HAMPTON ROADS, Va. (WAVY) - Virginia is one of the three states that would suffer most if leaders in Washington, D.C. don't come up with a budget compromise during the next six months, and it could cost Virginia up to 114,000 jobs in 2014 alone.
National Association of Manufacturers (N.A.M.) published the study June 21, and estimated that the private sector could lose 750,000 jobs, 100,000 of which would be manufacturing jobs.
With a large shipbuilding and repair industry in Hampton Roads, the jobs cuts could affect southeast Virginia significantly.
The NAM study says Newport News Shipbuilding, one of the largest employers in Virginia would have to reduce their workforce by a little more than three percent by 2014.
"There [are] tens of thousands of jobs at risk in Hampton Roads if in fact we're going to lose this amount of federal spending," CEO and President of the Virginia Chamber of Commerce Barry DuVal said.
The Department of Defense had already agreed to a nearly half-trillion-dollar cut over the next decade but legislation approved last year would force the Department of Defense to slash the budget by twice that amount.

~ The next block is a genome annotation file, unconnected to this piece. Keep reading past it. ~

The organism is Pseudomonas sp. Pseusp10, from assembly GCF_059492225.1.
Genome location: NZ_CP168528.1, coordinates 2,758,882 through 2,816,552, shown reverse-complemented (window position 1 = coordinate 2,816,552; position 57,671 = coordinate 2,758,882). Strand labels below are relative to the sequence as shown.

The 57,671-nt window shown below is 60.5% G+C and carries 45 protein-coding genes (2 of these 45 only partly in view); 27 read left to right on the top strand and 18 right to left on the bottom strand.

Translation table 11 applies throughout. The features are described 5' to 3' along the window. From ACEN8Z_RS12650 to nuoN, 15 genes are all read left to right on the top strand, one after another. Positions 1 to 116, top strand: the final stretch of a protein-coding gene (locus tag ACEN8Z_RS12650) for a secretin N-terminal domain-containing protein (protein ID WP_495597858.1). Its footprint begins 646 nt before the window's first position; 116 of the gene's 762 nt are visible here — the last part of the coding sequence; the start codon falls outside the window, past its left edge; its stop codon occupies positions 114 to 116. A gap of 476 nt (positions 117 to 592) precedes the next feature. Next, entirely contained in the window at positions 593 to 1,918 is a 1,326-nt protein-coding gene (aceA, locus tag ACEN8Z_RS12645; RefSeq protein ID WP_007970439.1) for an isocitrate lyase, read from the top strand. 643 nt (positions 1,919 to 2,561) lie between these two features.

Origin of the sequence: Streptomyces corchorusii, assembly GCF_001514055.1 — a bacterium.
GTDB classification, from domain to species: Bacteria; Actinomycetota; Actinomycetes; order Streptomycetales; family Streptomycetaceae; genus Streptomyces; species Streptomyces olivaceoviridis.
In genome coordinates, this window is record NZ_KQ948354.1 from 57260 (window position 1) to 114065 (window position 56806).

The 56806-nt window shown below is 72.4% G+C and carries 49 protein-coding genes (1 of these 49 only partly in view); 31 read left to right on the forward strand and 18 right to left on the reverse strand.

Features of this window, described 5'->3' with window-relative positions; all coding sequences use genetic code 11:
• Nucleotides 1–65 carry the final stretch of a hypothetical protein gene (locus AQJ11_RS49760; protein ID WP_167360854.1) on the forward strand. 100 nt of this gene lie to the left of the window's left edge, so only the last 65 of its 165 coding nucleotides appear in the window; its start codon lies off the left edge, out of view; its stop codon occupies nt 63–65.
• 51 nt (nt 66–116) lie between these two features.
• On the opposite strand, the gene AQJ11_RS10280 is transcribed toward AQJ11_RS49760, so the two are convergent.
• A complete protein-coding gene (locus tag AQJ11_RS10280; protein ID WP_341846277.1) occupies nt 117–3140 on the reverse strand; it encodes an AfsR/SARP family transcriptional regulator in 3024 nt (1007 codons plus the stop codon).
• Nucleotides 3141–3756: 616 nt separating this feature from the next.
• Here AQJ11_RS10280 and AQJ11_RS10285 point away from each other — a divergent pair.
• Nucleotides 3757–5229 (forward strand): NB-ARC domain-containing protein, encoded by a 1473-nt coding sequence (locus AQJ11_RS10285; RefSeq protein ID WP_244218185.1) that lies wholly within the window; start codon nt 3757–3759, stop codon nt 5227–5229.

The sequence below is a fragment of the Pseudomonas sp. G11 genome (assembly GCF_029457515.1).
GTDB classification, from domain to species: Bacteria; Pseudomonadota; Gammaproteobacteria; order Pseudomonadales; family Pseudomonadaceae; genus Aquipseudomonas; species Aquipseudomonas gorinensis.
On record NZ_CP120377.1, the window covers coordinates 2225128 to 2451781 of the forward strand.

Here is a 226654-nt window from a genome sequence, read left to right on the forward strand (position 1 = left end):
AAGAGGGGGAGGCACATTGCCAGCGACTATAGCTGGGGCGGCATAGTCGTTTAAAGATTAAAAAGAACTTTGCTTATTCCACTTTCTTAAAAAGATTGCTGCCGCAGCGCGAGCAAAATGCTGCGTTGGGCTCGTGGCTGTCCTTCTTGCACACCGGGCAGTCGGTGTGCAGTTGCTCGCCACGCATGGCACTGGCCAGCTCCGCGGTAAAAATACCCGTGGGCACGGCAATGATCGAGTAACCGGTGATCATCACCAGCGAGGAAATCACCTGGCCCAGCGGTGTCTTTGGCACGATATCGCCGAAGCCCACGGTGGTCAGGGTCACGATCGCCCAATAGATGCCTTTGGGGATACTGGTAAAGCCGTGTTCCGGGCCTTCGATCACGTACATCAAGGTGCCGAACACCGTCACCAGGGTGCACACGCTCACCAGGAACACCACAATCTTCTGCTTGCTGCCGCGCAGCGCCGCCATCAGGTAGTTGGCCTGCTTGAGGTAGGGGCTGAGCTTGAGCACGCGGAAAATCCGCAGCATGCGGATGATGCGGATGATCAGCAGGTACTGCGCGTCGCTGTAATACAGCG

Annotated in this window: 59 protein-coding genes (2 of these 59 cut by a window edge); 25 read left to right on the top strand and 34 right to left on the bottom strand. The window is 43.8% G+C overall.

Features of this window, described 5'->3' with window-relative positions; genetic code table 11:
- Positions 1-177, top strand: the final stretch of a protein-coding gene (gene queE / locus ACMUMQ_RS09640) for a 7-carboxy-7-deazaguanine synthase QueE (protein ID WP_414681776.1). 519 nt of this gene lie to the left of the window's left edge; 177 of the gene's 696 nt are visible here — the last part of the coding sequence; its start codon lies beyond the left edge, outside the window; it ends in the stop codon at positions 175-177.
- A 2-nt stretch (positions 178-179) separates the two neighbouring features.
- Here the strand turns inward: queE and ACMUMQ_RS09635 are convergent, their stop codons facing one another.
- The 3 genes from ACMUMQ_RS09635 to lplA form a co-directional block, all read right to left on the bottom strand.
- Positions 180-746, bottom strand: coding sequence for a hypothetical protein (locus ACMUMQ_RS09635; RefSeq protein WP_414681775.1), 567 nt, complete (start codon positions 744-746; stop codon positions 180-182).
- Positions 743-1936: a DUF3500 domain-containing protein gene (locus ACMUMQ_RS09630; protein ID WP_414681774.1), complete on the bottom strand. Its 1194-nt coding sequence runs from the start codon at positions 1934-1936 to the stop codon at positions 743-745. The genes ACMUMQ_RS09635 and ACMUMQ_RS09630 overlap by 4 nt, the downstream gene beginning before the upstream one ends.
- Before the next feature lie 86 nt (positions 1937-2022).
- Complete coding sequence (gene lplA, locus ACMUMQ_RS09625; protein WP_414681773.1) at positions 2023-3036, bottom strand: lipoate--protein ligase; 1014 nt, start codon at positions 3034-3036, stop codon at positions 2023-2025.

"Unfortunately this Budget Control Act of 2011 puts automatic across-the-board cuts into place," DuVal said. "Someone recently referenced it as 'trying to do brain surgery with a chainsaw.'"
And the job cuts aren't just limited to the defense industry.
"There's the barber shops. There's the retail outlets. There's the restaurateurs that all get impacted when you see a decrease,"Hampton Roads Planning District Commission economist Greg Grootendorst said.
According to the Virginia Chamber of Commerce, one out of five jobs in the state are connected to defense, landing Virginia in the study's top three list of states that would suffer the most.
"Virginia alone, according to [the study] will lose approximately 114,000 jobs in the year 2014," DuVal said.
But Grootendorst said it's too soon to start counting the jobs that will be lost from reduced defense spending, sequestered budget or not.
"It is really unknown how that process will take place or what the effect will be," Grootendorst said.
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